How boring and useless it would be to start something if you already knew everything about it! Our spiritual journey is no different. If we are perfect at the onset, we have nothing to learn and no incentive to change. If we have nothing to learn, there really isn’t any point in continuing on. Let me embrace my inner fortune cookie and say, the journey is the prize.
I am a Priestess and I am not perfect. (Don’t tell anyone.) I am continuing to grow and change. I ever strive to hone my skill and develop my Craft. I hope never to become so “advanced” that I cannot learn from a mere “beginner”. When my journey is complete, it will be the end of this lifetime and I am in no rush to get there.
I will join the rank of advice authors! I advise we not become judgmental of the person who has a ‘Blessed Be’ bumper sticker on their car and just gave the finger to that Hummer that cut them off. Maybe they’re having a bad day. Maybe someone else is using the car. Maybe they are from a culture where saluting fellow drivers with an upraised middle finder is considered to be a friendly greeting. Or maybe the driver of the Hummer deserved such a gesture. Who can say for sure? Don’t judge a Witch until you have spent a day on her (or his) broom.
This is not to say that you should run up to everyone wearing pretty Pagan jewelry and invite him/her home to join your coven. When dealing with any stranger, use your common sense and trust your intuition. You will not always be right, but as you learn to trust that inner guidance, your success rate will definitely improve.
This is not advice regarding abusive relationships. That is an entirely different subject and is not being addressed here. No one deserves to be abused. Ever. Enough said. Other, less harmful but not good relationships are often put in our way to teach us something.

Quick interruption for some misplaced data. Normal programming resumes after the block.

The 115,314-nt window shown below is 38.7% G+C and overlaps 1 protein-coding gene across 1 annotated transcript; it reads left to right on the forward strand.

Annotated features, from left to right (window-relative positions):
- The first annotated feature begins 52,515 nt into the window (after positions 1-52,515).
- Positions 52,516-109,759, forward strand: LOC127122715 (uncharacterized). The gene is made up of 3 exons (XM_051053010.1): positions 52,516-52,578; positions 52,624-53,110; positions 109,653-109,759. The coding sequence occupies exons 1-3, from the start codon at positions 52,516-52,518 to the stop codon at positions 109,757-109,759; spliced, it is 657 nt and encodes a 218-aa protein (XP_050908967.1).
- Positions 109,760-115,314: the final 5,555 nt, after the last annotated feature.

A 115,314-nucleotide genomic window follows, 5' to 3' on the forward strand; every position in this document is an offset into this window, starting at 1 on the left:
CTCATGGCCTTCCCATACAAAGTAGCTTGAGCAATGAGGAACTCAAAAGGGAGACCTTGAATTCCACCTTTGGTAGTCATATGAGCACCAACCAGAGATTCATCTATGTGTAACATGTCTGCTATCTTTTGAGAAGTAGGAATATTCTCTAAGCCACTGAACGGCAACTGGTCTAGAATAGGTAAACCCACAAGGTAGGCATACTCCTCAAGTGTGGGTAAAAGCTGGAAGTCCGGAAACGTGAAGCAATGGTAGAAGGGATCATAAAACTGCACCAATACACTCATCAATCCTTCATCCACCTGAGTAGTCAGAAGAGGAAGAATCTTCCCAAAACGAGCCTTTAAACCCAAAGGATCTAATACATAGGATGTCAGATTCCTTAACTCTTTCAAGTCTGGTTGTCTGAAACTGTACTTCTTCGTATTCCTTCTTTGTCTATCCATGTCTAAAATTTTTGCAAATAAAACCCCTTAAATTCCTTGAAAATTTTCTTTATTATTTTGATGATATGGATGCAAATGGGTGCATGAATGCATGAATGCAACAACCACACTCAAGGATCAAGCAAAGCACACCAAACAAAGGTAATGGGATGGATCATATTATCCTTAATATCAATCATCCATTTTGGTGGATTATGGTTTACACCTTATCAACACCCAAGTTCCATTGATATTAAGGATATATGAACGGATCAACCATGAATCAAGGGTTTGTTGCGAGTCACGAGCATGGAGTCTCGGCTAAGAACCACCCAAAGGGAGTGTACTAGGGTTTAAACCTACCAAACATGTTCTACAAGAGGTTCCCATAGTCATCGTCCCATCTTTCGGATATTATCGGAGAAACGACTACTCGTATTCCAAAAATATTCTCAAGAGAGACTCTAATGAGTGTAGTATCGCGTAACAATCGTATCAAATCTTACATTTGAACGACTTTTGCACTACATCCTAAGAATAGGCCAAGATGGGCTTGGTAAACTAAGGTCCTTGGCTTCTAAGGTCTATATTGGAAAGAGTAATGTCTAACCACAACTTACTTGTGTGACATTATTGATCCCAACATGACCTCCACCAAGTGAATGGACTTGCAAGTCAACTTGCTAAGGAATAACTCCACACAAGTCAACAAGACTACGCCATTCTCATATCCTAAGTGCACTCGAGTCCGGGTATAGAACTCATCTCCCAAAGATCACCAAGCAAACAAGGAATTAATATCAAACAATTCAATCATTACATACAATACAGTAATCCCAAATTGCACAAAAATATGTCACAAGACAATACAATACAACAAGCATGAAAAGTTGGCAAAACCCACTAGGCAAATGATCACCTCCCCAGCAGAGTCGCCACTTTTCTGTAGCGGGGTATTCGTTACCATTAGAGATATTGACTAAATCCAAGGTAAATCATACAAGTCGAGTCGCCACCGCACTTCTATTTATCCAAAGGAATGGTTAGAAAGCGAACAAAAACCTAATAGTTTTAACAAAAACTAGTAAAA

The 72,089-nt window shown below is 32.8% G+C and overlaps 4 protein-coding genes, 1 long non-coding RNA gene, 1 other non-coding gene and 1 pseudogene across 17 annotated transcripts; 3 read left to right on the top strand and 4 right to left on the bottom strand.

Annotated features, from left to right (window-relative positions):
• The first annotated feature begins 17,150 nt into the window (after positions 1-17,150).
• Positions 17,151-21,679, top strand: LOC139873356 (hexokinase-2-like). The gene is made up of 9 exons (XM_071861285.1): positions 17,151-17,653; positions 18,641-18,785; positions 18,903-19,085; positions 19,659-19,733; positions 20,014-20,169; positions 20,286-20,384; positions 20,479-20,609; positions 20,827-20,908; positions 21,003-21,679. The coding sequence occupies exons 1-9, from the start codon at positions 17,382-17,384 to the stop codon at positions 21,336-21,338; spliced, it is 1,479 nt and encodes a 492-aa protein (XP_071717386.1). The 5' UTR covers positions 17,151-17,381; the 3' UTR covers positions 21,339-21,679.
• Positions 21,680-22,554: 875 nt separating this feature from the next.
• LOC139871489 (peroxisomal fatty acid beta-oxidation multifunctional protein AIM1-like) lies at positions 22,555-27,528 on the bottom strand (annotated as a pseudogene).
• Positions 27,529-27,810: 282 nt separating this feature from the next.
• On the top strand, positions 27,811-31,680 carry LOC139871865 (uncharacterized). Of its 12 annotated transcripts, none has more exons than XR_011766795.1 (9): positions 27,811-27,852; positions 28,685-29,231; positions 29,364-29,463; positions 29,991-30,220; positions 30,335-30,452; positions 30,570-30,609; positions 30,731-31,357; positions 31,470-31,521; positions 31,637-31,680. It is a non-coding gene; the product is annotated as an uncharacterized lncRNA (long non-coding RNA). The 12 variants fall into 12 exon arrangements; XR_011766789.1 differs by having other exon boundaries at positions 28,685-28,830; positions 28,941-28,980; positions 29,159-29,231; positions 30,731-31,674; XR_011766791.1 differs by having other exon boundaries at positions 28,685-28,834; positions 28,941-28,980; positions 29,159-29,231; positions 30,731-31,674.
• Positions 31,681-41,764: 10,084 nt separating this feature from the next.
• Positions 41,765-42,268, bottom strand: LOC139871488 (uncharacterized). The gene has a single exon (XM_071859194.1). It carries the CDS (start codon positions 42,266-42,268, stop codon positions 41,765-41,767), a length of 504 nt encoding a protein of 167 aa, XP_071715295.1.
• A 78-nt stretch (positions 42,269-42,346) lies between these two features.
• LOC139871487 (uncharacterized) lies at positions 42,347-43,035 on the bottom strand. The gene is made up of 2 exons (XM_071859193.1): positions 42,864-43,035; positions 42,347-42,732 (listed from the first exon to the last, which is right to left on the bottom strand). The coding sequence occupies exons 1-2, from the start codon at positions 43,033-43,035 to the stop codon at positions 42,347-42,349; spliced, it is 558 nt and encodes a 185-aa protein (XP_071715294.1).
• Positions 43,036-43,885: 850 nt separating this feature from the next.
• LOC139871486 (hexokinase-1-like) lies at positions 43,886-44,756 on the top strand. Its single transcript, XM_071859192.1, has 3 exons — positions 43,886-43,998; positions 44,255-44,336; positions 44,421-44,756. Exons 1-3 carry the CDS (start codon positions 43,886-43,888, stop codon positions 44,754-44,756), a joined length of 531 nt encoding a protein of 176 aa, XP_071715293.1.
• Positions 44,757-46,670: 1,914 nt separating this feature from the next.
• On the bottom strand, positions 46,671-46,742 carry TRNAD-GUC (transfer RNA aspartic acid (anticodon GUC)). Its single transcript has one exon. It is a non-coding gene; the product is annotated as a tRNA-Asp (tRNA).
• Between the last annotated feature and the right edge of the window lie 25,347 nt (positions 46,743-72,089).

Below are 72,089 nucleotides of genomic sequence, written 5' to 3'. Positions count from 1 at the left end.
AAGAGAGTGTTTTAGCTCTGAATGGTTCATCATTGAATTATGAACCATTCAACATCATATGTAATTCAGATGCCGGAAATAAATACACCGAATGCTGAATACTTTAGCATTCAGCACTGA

A common goal, it seems, among Witches (and all Pagans, really) is to find balance in their lives and unity with the Divine. We seek to be connected to the Universe. We commune with Nature, realizing that Nature is not always pleasant. I hope never to become that annoyingly perky person spouting such eloquent sayings as “Turn that frown upside down!” I am that person who will say “Look at the whole picture and see what you might learn from it”.
We are but threads in a great tapestry. If we all start picking at the looser threads, the whole article unravels. A loose thread can be woven back into the piece but no mortal on this plane is skilled enough to weave such a Divine craft. Maybe Clotho will plait that loose thread with yours and enhance the beauty of that Universal cloth. Maybe Lachesis will move that thread someplace else. Maybe Atropos will cut the thread. Such decisions are not ours to make.
We should ever strive to avoid those who would do us harm. But not every “fluffy bunny” with a pent and a bumper sticker should be treated like the plague. If that newly Paganized furry rabbit remains fluffy, learning nothing and progressing no further, it is not another’s responsibility to force them along or become/remain attached to them. Still, that dabbler may be in need of a teacher or role model before they become the “serious” Witch so many authors claim to be.
Instead of “How to Avoid the Dabbler”, maybe we should be learning “How to Spot Potential”.